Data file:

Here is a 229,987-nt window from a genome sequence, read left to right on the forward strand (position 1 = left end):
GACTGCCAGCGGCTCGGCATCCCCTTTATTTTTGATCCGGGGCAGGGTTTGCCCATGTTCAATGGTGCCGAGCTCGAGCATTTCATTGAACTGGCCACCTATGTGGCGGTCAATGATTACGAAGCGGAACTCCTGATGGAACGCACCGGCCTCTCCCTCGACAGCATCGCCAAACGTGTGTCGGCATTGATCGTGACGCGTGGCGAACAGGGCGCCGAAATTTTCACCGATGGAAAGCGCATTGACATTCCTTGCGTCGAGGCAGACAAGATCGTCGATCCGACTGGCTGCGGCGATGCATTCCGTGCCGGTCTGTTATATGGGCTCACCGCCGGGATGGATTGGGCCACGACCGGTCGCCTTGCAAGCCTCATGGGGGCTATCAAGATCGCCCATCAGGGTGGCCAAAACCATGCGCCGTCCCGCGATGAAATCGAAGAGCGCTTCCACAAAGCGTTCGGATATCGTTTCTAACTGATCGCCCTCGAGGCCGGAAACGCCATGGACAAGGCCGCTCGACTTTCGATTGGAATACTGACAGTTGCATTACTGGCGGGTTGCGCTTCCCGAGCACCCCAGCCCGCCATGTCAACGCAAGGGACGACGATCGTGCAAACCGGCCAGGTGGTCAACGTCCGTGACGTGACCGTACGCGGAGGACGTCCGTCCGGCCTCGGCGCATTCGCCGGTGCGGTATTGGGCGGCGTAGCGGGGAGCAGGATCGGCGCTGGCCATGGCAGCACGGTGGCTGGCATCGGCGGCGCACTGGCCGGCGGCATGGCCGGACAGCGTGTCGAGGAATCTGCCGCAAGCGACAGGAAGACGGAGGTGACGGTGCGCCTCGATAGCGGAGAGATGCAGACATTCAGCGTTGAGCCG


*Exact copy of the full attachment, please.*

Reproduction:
Here is a 229,987-nt window from a genome sequence, read left to right on the forward strand (position 1 = left end):
GACTGCCAGCGGCTCGGCATCCCCTTTATTTTTGATCCGGGGCAGGGTTTGCCCATGTTCAATGGTGCCGAGCTCGAGCATTTCATTGAACTGGCCACCTATGTGGCGGTCAATGATTACGAAGCGGAACTCCTGATGGAACGCACCGGCCTCTCCCTCGACAGCATCGCCAAACGTGTGTCGGCATTGATCGTGACGCGTGGCGAACAGGGCGCCGAAATTTTCACCGATGGAAAGCGCATTGACATTCCTTGCGTCGAGGCAGACAAGATCGTCGATCCGACTGGCTGCGGCGATGCATTCCGTGCCGGTCTGTTATATGGGCTCACCGCCGGGATGGATTGGGCCACGACCGGTCGCCTTGCAAGCCTCATGGGGGCTATCAAGATCGCCCATCAGGGTGGCCAAAACCATGCGCCGTCCCGCGATGAAATCGAAGAGCGCTTCCACAAAGCGTTCGGATATCGTTTCTAACTGATCGCCCTCGAGGCCGGAAACGCCATGGACAAGGCCGCTCGACTTTCGATTGGAATACTGACAGTTGCATTACTGGCGGGTTGCGCTTCCCGAGCACCCCAGCCCGCCATGTCAACGCAAGGGACGACGATCGTGCAAACCGGCCAGGTGGTCAACGTCCGTGACGTGACCGTACGCGGAGGACGTCCGTCCGGCCTCGGCGCATTCGCCGGTGCGGTATTGGGCGGCGTAGCGGGGAGCAGGATCGGCGCTGGCCATGGCAGCACGGTGGCTGGCATCGGCGGCGCACTGGCCGGCGGCATGGCCGGACAGCGTGTCGAGGAATCTGCCGCAAGCGACAGGAAGACGGAGGTGACGGTGCGCCTCGATAGCGGAGAGATGCAGACATTCAGCGTTGAGCCG